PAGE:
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Echoes from Ugarit: Oldest Melody in History

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Uploaded on Dec 5, 2010

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Echoes from Ugarit: Music by Syrian composer & pianist Malek Jandali
From his album "Echoes from Ugarit" performed by The Syrian Symphony Orchestra and recorded with The Russian Philharmonic Orchestra in Moscow.

Malek Jandali Live in Concert at the Damascus Opera House

Official Website: http://www.MalekJandali.com
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The first piano & orchestra arrangement of the 3400 year old "Hurrian Hymn", the oldest music notation in the world which was discovered on clay tablets in the ancient city of Ugarit, Syria. Although 29 musical texts were discovered in Ugarit, only this Cuneiform text was in a state of preservation to analyze and study its modern academic musical reconstruction. The scholarly contributions of Dr. Richard Dumbrill to the translation and interpretation of the Hurrian song H6 are acknowledged with appreciation.

Album now available on Amazon, iTunes and CD Baby:

http://www.cdbaby.com/cd/malekjandali

الموسيقار السوري مالك جندلي: من ألبوم: أصداء من اوغاريت - أقدم تدوين موسيقى في العالم

Ugarit, Syria is the birthplace of alphabet and music notation. The interpretation of the music notation of Ugarit is a challenge and several "reconstructions" have been published. The evidence that both the 7-note diatonic scale as well as harmony existed 3400 years ago flies in the face of most musicologists' views that ancient harmony was virtually non-existent or even impossible. This has revolutionized the whole concept of the origin of Western music.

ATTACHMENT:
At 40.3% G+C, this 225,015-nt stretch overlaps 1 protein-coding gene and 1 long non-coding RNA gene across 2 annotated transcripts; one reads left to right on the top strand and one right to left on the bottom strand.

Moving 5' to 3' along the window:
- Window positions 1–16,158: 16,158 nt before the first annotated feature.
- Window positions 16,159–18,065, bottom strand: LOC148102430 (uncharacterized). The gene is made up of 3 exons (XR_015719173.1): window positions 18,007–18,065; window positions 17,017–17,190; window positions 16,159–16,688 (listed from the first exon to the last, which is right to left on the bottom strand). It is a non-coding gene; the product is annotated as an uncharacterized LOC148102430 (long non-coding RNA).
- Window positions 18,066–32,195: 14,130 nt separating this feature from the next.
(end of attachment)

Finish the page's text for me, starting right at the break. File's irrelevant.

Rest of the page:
This work is founded on the oldest music notation in the world discovered in the ancient Syrian city of Ugarit. The clay tablets contain a hymn to the moon god's wife, Nikkal. Although hundreds of such tablets were discovered over the years, these very tablets contain words and notation of a song all composed in the same "maqam" or mode (called nîd qabli). Further, they contained instructions for a singer accompanied by musicians, as well as instructions on tuning the strings of the instrument.

This Ugaritic hymns was arranged into a melancholic piano work preserving its rhythmic structure and building a musical bridge to the past. The song of this woman's marriage was filled with pain at not having children for her husband and her family. Apparently, the song is a lament, "the plaintive cry of an infertile woman" seeking the answer to her barrenness from the moon goddess.

Several musicologists and cuneiform specialists from several countries -- among them Benno Landsberger, Anne D. Kilmer, O.R. Gurney, M. Duchesne-Guillemin, H.G. Guterbock, E. Sollberger, D. Wulstan, VItale, H. Kummel, and E. Laroche -- have examined these five texts. A number of attempts have been made to reconstruct their musical significance, especially that of the Hurrian cult hymn. The results in the latter case are noteworthy for their wide divergence, yet the essentials of the music theory behind all these obscure documents seems well understood.

The main goal of "Echoes from Ugarit" is to shed the light on this very important historical fact to tell the world that Ugarit, Syria has the oldest music notation in the world!

Visit the official website for more details:

http://www.malekjandali.com

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